To those of us who were kids in the 80s, or earlier, the trans children phenomenon can feel a little unsettling.
Between the ages of 3 and 13, before puberty caught a hold of us and drove us temporarily mad, we worried our little heads about stuff like toys, and football, and who was friends with who, in that place we thought was the centre of the universe: the school playground.
Sure, we thought our ups and downs and fallouts with mates were tragedies and comedies of Shakespearean proportions. But of course, they weren’t. They were just the small-fry stuff in an average kid’s life.
Fast forward a few decades, and it seems kids now worry about a whole lot more. About ideas and words that would have been utterly alien to our infant ears. About things like gender and dysphoria and ‘spectrums’ that have male at one end, female at the other, and a whole galaxy of other genders in between.
This isn’t small-fry stuff. It’s the stuff of existence itself. It’s the question of whether one’s biology matches up with one’s feelings. When we were kids we fretted over whether the lunch hall would serve fish fingers (good) or stew (please, no). Now some kids are in turmoil over the fundamental issue of whether they’re male or female — or neither.
And if you think childhood should be a carefree zone, fenced off from the angst of adult life, this is strange and worrying.
In recent years, the issue of trans kids has exploded into the public consciousness. The BBC has made documentaries about very young boys who believe they’re girls, and teenage girls having hormonal treatment to prevent the development of breasts.
Schools are having to think hard about how to cope with trans kids. Gender-neutral toilets have been installed in some schools. But what about changing rooms? Sports teams? The idea of boys who identify as girls getting changed with girls makes some feel uncomfortable. And if a teenage lad full of hormones and newfound strength starts to identify as a girl and signs up to an all-girl running squad or tennis team, isn’t he likely to outperform them all on account of his biological clout? Is that fair to girls?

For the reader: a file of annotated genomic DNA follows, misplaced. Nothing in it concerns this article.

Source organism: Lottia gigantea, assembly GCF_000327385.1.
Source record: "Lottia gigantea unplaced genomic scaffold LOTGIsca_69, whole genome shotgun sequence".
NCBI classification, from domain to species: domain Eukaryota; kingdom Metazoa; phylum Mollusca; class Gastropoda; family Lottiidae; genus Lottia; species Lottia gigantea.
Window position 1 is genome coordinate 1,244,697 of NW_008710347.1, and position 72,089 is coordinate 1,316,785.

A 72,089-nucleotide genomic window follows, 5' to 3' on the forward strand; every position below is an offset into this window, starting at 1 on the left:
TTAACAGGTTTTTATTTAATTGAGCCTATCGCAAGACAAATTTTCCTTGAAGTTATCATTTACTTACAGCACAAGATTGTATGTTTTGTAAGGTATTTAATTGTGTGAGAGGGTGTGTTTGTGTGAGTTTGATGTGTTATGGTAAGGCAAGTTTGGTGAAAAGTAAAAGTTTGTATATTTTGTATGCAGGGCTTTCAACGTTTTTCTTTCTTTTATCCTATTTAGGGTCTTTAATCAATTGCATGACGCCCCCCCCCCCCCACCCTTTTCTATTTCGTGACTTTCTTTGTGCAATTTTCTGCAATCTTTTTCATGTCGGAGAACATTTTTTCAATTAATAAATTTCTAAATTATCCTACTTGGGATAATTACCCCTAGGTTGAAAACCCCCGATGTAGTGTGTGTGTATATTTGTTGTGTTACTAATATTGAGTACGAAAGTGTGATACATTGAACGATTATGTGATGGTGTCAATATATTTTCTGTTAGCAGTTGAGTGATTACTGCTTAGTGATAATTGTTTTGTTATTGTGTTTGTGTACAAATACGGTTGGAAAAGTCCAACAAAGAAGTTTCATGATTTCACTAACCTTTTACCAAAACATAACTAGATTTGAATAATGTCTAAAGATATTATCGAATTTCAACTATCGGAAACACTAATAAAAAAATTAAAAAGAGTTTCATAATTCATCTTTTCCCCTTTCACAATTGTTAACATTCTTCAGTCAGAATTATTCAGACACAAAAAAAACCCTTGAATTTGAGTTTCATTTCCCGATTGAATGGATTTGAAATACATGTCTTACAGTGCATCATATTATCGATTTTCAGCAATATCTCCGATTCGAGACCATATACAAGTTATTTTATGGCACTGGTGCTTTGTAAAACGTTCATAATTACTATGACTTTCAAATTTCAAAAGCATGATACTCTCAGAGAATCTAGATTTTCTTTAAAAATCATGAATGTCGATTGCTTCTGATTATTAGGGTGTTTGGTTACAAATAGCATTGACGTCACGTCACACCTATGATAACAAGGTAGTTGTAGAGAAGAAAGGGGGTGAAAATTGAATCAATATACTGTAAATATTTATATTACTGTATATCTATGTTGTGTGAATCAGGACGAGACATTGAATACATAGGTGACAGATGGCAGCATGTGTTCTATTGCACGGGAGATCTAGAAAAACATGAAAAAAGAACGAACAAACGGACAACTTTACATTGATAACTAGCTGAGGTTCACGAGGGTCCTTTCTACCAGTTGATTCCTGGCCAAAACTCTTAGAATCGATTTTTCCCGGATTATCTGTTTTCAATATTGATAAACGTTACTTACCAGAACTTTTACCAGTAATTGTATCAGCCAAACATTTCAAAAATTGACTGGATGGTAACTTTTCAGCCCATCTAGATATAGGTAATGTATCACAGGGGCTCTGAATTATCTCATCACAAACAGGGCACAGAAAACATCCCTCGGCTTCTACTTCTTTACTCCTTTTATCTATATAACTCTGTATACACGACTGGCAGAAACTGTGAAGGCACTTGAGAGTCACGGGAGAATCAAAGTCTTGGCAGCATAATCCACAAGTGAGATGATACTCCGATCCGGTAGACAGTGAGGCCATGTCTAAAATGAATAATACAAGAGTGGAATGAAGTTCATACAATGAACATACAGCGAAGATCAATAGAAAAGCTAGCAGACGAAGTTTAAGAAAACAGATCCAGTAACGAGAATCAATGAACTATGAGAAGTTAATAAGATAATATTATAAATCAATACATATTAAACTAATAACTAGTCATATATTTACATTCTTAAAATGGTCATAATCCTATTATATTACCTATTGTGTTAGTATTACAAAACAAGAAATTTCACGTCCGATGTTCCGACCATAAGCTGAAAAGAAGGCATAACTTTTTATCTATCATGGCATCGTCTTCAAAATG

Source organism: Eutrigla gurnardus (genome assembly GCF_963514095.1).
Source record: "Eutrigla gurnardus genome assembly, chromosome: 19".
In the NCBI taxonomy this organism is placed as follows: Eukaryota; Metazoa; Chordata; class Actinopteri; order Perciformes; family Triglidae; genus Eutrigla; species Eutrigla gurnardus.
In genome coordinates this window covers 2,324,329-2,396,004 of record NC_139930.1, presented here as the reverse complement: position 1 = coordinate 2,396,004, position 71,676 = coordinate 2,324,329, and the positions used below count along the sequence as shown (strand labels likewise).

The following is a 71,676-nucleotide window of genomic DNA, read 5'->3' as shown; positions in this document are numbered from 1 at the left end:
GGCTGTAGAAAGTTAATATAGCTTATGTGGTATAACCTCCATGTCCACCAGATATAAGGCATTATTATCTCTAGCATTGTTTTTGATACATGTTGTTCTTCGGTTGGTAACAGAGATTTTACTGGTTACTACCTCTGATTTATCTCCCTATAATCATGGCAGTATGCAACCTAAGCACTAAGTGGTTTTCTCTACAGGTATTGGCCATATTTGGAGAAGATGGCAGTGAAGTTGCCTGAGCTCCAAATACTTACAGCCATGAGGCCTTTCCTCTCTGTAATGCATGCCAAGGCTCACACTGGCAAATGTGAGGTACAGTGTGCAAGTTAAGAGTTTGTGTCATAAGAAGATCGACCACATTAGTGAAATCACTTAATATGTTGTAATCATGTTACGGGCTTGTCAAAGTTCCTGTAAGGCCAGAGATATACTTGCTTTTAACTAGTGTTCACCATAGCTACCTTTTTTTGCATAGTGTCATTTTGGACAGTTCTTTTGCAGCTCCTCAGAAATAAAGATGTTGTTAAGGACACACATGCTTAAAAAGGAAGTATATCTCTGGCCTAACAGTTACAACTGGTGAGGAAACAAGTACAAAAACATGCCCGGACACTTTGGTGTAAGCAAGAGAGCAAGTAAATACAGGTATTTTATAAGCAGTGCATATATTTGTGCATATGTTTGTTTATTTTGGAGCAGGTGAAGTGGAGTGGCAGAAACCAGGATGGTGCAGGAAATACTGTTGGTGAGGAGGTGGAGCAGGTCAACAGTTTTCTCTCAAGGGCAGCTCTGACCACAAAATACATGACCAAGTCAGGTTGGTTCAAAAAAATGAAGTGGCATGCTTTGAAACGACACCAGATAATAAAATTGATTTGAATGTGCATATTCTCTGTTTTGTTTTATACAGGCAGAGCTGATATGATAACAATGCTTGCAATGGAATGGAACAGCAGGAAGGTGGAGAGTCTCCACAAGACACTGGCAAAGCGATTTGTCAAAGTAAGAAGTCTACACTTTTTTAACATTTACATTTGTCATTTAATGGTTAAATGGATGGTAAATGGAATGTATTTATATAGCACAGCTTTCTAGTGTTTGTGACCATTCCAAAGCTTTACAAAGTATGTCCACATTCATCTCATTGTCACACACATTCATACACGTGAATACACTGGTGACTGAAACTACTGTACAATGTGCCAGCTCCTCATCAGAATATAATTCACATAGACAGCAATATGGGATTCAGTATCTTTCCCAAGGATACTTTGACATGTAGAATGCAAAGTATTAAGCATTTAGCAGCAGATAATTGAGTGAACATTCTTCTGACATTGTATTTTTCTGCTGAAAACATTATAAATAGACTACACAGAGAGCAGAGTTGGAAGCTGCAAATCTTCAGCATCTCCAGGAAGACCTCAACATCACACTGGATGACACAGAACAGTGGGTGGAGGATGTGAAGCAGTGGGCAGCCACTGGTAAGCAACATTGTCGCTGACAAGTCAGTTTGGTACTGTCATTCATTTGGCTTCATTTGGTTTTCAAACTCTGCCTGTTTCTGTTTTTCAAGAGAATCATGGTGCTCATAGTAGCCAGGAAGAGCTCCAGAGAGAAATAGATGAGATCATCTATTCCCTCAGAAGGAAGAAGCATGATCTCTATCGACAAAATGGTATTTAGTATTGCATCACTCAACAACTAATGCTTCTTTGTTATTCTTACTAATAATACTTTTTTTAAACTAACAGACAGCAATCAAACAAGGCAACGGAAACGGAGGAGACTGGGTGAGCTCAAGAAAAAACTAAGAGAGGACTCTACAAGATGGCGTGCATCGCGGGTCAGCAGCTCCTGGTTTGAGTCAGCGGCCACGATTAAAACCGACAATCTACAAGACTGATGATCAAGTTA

In what is thought to be the youngest trans-kids case in Britain, a six-year-old boy, Daniel, was allowed to return to school as Danni after the summer break.
Daniel’s parents took him to the doctor’s to find out why he loved playing with dolls and hated his penis. Daniel was ‘diagnosed with gender dysphoria’, and the doctor suggested letting him “live as a girl.” This is becoming a familiar story: boys of 6, 7, 8 or 9 who like Lady Gaga more than Ronaldo being told they might actually be female.
In some countries, kids are even allowed to take puberty-blocking drugs. So boys can prevent the dreaded breaking of their voice and growth of their testicles, and girls can stop breast development and even periods.
So is all of this healthy? Some have their doubts. One British feminist describes puberty-blocking drugs as “child abuse”, in that they deny kids the experience of developing alongside their peers.
Others worry there could be an element of homophobia in the rush to diagnose camp boys with gender dysphoria. Isn’t it possible these boys are simply discovering their gayness?
My worry is that we risk polluting kids’ minds with adult hang-ups. No six-year-old independently arrives at the idea that he’s suffering from gender dysphoria. It’s his parents, and then therapists and doctors, who medicate him.
There’s a danger we aren’t letting kids be kids. That where we should be saying “That’s nice, dear” to the boy who’s effeminate or the girl who’s a tomboy, we instead freak out and seek a medical explanation for their behaviour.
This is the tough balance we have to strike: how to ensure kids have the freedom to play around with their identity while also not filling their immature, innocent minds with heavy-tripping ideas about gender that just might not be appropriate in all cases.
Perhaps the boy who likes girl’s things isn’t a girl; maybe he’s just a boy who likes girl’s things. If adults accept this, we could help to make certain kids’ childhoods less fraught and more fun. And then leave them to make the really big decisions about identity when they’re older, wiser, and independent.